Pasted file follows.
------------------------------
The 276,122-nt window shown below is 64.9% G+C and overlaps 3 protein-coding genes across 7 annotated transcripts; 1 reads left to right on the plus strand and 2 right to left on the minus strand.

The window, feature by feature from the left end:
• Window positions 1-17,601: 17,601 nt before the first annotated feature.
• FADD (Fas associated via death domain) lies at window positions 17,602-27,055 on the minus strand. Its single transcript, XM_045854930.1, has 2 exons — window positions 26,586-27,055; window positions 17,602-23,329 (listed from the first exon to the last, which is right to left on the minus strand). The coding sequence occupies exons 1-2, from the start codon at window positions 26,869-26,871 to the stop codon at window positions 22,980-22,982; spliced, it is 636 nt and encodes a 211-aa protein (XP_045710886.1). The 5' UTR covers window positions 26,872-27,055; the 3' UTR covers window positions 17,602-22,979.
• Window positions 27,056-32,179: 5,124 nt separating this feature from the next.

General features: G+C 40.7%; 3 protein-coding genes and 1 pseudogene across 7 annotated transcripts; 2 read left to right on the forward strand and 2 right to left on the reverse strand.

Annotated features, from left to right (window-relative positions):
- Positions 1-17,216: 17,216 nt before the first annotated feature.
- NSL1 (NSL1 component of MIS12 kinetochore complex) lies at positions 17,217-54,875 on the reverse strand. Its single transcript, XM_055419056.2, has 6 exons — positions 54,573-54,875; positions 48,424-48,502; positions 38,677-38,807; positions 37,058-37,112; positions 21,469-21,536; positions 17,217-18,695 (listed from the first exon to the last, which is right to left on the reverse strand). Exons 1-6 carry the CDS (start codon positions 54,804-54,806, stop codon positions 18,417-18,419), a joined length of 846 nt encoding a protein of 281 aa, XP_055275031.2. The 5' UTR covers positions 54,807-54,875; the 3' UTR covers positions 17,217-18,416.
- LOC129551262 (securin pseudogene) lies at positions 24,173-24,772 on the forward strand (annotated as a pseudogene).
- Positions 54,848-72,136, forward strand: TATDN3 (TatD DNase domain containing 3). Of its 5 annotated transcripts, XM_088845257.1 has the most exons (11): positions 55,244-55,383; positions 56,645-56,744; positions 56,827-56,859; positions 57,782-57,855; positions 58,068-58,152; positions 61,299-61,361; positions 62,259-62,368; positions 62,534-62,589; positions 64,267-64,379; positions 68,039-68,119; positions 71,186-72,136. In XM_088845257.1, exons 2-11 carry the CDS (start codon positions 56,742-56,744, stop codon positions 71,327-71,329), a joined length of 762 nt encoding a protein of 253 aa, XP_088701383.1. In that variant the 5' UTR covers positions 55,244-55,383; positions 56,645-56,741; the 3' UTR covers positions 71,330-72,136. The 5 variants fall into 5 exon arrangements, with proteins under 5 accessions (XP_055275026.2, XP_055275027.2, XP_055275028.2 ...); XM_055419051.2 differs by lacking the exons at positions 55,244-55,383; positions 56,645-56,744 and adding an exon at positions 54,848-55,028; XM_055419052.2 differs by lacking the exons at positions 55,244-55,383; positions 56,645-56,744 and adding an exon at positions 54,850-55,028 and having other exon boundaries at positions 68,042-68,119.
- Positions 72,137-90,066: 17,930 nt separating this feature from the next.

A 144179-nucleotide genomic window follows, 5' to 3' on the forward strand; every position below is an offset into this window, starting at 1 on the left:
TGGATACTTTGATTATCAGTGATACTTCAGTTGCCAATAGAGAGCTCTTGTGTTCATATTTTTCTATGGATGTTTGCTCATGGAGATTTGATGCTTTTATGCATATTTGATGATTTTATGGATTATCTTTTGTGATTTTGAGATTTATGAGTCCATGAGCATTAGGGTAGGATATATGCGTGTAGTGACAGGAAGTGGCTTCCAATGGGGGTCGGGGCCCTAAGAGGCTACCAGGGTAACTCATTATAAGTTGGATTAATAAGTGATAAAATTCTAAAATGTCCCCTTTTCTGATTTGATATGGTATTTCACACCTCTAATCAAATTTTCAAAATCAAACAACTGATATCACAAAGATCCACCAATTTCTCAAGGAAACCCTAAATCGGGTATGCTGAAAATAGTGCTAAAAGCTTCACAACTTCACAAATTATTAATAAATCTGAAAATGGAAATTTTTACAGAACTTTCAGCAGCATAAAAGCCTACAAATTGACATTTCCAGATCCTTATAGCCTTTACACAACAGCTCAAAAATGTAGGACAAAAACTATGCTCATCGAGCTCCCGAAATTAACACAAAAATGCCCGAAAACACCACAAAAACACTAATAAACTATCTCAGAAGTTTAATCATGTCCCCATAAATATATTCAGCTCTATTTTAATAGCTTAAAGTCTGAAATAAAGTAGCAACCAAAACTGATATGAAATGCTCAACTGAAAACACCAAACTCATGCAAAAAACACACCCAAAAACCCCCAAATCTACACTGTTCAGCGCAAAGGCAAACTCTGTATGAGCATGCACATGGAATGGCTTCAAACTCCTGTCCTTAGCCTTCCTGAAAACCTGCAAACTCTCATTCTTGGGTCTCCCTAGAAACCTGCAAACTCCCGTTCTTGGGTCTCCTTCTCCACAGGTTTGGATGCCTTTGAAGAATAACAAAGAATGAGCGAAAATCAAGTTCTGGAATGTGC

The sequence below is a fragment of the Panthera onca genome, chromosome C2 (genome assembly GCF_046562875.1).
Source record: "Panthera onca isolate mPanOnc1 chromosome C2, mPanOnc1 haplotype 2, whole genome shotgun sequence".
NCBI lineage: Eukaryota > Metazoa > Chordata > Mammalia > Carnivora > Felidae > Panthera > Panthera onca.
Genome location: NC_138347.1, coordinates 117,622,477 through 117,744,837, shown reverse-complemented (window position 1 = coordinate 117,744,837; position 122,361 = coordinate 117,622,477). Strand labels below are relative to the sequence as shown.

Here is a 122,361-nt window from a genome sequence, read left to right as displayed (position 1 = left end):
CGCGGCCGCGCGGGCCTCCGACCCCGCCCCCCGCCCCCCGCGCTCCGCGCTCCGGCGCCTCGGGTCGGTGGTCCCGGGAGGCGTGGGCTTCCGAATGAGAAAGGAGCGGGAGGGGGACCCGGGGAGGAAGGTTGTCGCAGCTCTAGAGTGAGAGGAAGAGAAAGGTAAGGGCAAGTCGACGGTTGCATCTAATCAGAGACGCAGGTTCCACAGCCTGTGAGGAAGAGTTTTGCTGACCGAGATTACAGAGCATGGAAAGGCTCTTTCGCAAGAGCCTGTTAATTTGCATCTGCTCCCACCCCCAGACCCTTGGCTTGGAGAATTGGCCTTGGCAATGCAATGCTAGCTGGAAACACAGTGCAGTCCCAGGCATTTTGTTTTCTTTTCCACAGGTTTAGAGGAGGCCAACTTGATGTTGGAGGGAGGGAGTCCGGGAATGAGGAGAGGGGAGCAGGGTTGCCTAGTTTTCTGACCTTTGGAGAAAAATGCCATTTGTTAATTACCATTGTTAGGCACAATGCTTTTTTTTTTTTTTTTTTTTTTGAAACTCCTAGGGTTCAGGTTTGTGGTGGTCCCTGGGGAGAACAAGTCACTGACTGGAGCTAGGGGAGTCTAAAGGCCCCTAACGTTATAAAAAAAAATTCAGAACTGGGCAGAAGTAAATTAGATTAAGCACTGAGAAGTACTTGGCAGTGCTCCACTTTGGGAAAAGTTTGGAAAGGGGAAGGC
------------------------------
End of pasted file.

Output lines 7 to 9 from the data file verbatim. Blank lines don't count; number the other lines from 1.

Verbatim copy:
Annotated features, from left to right (window-relative positions):
- Positions 1-17,216: 17,216 nt before the first annotated feature.
- NSL1 (NSL1 component of MIS12 kinetochore complex) lies at positions 17,217-54,875 on the reverse strand. Its single transcript, XM_055419056.2, has 6 exons — positions 54,573-54,875; positions 48,424-48,502; positions 38,677-38,807; positions 37,058-37,112; positions 21,469-21,536; positions 17,217-18,695 (listed from the first exon to the last, which is right to left on the reverse strand). Exons 1-6 carry the CDS (start codon positions 54,804-54,806, stop codon positions 18,417-18,419), a joined length of 846 nt encoding a protein of 281 aa, XP_055275031.2. The 5' UTR covers positions 54,807-54,875; the 3' UTR covers positions 17,217-18,416.